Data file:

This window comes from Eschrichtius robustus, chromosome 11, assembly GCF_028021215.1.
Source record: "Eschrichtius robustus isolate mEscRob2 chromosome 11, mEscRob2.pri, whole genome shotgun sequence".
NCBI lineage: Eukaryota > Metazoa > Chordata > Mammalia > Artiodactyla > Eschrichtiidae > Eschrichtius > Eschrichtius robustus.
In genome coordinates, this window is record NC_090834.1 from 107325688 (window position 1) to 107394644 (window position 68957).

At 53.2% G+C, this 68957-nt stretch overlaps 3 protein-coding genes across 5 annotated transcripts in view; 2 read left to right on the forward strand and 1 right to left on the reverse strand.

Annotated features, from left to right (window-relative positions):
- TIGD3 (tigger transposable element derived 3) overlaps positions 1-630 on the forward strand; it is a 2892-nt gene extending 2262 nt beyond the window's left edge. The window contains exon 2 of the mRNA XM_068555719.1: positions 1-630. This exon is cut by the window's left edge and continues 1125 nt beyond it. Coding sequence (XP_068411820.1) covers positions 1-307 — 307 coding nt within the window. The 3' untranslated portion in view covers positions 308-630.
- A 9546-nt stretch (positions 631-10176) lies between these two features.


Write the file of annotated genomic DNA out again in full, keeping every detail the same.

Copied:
This window comes from Eschrichtius robustus, chromosome 11, assembly GCF_028021215.1.
Source record: "Eschrichtius robustus isolate mEscRob2 chromosome 11, mEscRob2.pri, whole genome shotgun sequence".
NCBI lineage: Eukaryota > Metazoa > Chordata > Mammalia > Artiodactyla > Eschrichtiidae > Eschrichtius > Eschrichtius robustus.
In genome coordinates, this window is record NC_090834.1 from 107325688 (window position 1) to 107394644 (window position 68957).

At 53.2% G+C, this 68957-nt stretch overlaps 3 protein-coding genes across 5 annotated transcripts in view; 2 read left to right on the forward strand and 1 right to left on the reverse strand.

Annotated features, from left to right (window-relative positions):
- TIGD3 (tigger transposable element derived 3) overlaps positions 1-630 on the forward strand; it is a 2892-nt gene extending 2262 nt beyond the window's left edge. The window contains exon 2 of the mRNA XM_068555719.1: positions 1-630. This exon is cut by the window's left edge and continues 1125 nt beyond it. Coding sequence (XP_068411820.1) covers positions 1-307 — 307 coding nt within the window. The 3' untranslated portion in view covers positions 308-630.
- A 9546-nt stretch (positions 631-10176) lies between these two features.